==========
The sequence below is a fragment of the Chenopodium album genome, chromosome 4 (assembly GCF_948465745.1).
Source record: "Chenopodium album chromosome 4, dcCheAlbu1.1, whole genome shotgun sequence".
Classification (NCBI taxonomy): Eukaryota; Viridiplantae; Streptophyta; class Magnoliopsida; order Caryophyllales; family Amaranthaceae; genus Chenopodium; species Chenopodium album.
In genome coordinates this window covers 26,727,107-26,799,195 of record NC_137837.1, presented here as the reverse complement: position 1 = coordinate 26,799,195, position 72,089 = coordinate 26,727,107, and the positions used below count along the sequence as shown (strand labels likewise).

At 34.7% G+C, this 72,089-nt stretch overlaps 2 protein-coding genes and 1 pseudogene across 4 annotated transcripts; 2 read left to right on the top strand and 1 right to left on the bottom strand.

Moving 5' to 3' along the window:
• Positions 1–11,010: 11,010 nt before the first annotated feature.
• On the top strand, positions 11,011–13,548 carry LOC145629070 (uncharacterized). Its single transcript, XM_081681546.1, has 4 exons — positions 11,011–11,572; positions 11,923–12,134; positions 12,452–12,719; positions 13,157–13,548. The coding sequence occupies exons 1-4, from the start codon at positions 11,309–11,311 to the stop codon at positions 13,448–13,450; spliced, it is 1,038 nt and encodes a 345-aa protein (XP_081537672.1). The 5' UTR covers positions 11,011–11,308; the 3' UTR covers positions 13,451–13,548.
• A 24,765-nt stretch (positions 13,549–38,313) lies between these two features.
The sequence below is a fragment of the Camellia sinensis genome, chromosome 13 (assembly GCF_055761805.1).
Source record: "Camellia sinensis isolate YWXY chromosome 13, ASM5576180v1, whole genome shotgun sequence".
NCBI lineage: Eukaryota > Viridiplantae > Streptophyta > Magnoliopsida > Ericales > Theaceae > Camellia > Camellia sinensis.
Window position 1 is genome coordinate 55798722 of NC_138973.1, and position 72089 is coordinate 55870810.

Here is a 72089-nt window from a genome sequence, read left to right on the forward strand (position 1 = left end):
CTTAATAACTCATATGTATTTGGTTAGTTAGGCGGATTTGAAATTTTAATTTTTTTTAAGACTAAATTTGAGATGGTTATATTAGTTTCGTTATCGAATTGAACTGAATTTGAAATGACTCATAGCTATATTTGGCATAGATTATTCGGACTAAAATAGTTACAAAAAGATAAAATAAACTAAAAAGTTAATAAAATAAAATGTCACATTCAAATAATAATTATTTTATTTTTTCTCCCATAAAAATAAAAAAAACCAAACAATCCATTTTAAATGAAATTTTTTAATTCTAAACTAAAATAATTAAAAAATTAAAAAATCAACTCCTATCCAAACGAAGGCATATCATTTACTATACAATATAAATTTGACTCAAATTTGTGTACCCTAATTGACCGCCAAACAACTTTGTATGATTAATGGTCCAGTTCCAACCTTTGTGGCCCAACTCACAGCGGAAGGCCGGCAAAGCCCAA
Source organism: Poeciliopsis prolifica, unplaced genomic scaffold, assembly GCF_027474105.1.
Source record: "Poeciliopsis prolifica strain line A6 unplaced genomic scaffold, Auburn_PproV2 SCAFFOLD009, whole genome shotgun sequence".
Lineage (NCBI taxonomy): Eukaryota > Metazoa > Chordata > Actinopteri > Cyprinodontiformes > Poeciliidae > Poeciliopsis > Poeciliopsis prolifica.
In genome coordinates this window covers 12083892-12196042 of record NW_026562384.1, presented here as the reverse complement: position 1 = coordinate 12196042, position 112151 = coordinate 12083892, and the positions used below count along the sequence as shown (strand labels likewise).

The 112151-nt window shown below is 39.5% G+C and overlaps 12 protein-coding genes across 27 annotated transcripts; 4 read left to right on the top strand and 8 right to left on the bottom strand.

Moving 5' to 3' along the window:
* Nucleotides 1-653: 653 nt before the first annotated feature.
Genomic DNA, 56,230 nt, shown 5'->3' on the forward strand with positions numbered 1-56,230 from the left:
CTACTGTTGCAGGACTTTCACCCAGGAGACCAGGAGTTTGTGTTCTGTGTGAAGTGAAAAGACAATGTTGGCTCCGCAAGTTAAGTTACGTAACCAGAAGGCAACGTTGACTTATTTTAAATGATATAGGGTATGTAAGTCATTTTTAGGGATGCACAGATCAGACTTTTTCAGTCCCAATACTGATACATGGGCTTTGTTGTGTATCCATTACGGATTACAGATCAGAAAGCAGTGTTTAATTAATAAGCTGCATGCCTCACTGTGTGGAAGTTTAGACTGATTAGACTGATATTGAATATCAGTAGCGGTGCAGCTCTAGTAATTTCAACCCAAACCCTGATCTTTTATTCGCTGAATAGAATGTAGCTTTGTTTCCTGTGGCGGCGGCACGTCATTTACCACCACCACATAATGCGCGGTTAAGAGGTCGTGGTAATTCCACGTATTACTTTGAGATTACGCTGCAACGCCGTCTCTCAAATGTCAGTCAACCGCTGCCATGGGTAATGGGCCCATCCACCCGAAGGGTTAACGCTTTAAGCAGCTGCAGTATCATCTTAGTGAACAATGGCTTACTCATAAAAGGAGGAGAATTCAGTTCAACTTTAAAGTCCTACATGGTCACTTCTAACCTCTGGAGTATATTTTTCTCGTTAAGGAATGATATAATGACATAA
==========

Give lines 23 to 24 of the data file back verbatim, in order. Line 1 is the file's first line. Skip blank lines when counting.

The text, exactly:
Genomic DNA, 56,230 nt, shown 5'->3' on the forward strand with positions numbered 1-56,230 from the left:
CTACTGTTGCAGGACTTTCACCCAGGAGACCAGGAGTTTGTGTTCTGTGTGAAGTGAAAAGACAATGTTGGCTCCGCAAGTTAAGTTACGTAACCAGAAGGCAACGTTGACTTATTTTAAATGATATAGGGTATGTAAGTCATTTTTAGGGATGCACAGATCAGACTTTTTCAGTCCCAATACTGATACATGGGCTTTGTTGTGTATCCATTACGGATTACAGATCAGAAAGCAGTGTTTAATTAATAAGCTGCATGCCTCACTGTGTGGAAGTTTAGACTGATTAGACTGATATTGAATATCAGTAGCGGTGCAGCTCTAGTAATTTCAACCCAAACCCTGATCTTTTATTCGCTGAATAGAATGTAGCTTTGTTTCCTGTGGCGGCGGCACGTCATTTACCACCACCACATAATGCGCGGTTAAGAGGTCGTGGTAATTCCACGTATTACTTTGAGATTACGCTGCAACGCCGTCTCTCAAATGTCAGTCAACCGCTGCCATGGGTAATGGGCCCATCCACCCGAAGGGTTAACGCTTTAAGCAGCTGCAGTATCATCTTAGTGAACAATGGCTTACTCATAAAAGGAGGAGAATTCAGTTCAACTTTAAAGTCCTACATGGTCACTTCTAACCTCTGGAGTATATTTTTCTCGTTAAGGAATGATATAATGACATAA